PHOTO CREDIT: SST/ShotSpotter
Americans spend about half of their waking hours inside the buildings where they work. And, once inside, employees assume that they are safe from the urban crime outside of their offices. That should be particularly so in government buildings as well as commercial facilities.
Yet shocking, violent events keep occurring across North America that bring that presumption into question. Consider the recent attack in Ottawa, where a gunman killed an honor guard soldier, or another where a gunman opened fire on multiple buildings in downtown Austin, Texas. There was also an incident in the Florida State University library and yet another in West Virginia. All of these took place in the five weeks between late October and the end of November 2014.
In fact, according to FBI findings in a recently released “Study of Active Shooter Incidents in the United States Between 2000 and 2013,” the largest percentage of incidents — 45.6% — took place in commercial environments, followed by 24.3% in schools, and 10% on government properties.
These events change our concept of workplace safety and our preconceived notions of what building security means. Fortunately, new tools are giving building security professionals fresh hope and some serious upper-hand advantages in the event of active shooter attacks. Forward-thinking security professionals are now realizing that comprehensive plans must include gunshot detection technology.
The Power to Locate Empowers First Responders
Gunfire detection technology provides indoor building coverage in the event of an active shooter attack. When a gun is fired, that loud explosive noise triggers a network of sensors, cameras, or even both, which instantly send summary data about the acoustic event to a review center where acoustics experts review and classify the sound. Advanced technologies are able to detect and identify a full spectrum of threats, from subsonic and supersonic rounds to explosives.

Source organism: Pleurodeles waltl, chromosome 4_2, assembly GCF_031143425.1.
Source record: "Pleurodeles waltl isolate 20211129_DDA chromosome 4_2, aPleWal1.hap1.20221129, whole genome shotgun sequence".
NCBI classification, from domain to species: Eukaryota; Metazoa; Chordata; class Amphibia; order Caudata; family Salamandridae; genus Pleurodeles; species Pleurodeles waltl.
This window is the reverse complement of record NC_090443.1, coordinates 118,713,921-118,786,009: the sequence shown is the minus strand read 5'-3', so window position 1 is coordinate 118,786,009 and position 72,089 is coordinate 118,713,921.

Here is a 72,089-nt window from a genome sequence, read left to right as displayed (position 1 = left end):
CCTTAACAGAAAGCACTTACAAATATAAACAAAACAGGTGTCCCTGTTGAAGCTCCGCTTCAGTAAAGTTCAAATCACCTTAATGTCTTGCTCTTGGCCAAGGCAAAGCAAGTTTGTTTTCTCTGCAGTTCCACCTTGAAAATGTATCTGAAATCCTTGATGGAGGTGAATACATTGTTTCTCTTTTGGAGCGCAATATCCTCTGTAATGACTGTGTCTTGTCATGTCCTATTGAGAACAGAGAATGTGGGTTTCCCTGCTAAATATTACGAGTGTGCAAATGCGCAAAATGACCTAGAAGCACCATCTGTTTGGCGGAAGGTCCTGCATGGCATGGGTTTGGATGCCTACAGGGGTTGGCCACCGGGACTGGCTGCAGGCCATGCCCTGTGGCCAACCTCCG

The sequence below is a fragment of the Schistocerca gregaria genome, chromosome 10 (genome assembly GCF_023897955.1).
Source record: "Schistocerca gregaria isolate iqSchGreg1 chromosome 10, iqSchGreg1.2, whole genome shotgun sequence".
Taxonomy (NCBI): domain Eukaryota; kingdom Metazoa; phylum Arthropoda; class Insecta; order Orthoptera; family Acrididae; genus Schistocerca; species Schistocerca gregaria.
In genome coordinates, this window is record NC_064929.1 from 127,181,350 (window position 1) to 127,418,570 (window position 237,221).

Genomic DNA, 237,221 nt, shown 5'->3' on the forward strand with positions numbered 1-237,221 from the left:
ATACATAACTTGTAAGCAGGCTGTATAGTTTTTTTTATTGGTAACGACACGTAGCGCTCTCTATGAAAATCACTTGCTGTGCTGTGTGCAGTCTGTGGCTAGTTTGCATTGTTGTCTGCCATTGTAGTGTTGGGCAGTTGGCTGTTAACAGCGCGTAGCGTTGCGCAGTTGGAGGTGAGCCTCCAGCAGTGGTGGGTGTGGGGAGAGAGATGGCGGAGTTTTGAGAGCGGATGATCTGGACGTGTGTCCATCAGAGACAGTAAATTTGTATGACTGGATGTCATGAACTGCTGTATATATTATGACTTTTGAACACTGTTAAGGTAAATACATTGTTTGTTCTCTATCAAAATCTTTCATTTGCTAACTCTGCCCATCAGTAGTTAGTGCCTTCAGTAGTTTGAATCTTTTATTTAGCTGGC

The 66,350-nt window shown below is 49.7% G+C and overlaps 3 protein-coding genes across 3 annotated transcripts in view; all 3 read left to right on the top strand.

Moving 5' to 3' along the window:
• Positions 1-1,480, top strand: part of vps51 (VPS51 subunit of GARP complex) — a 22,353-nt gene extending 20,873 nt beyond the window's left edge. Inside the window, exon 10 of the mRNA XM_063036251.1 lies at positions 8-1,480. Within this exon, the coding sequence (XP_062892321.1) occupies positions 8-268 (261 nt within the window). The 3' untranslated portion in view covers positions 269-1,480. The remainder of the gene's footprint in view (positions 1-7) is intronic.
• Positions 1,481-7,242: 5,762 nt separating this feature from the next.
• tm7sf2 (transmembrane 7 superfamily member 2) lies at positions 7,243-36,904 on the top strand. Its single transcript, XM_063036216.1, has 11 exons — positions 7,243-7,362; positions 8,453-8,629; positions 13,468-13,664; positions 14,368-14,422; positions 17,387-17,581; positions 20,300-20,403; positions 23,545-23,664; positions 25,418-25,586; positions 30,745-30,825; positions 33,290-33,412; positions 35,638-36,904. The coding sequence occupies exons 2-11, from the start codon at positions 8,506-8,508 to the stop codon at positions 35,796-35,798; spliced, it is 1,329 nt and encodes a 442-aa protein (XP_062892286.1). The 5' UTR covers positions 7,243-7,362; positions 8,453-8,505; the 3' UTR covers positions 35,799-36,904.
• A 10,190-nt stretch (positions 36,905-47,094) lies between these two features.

If a gunfire attack is confirmed, an alert is sent to the building’s security operations center and local public safety dispatch within seconds, enabling responders to arrive on the scene quickly, possibly apprehend the shooter, aid victims, and collect crucial evidence. If cameras are part of your security set-up, active gunshot detection technology can even provide local police with video footage to help identify perpetrators and stop crimes in progress.
Gunshot location technology can be used in buildings of any size footprint, square footage, or number of floors. A wide area of incident detection means that shots fired and directed anywhere within the coverage range will register on the technology and trigger an alert.
In addition, gunshot detection technology offers valuable forensic evidence in the event of an attack. For example, systems can record audio snippets of gunfire incidents in real time and log the number of rounds fired and the location of one or more shooters in the building.
Finally, the technology is minimally intrusive to install. No on-premises equipment is required other than small, inconspicuous wall-mounted sensors or cameras; updates and support are delivered remotely and cloud-based systems don’t require any customer overhead to maintain. Additionally, some gunshot detection systems are even designed to work with current building security systems and closed circuit surveillance cameras.
The people who spend most of their waking hours inside of our buildings are entrusting us with their lives, and it is a building owner’s privilege and duty to protect them. Gunshot detection technology provides building security professionals with yet another advantage of precise, real-time situational awareness so that first responders can quickly become aware of, pinpoint, and respond to active shooter situations to save more lives.
Theresa Marcroft is senior vice president of marketing at SST/ShotSpotter Inc., she can be reached at firstname.lastname@example.org.
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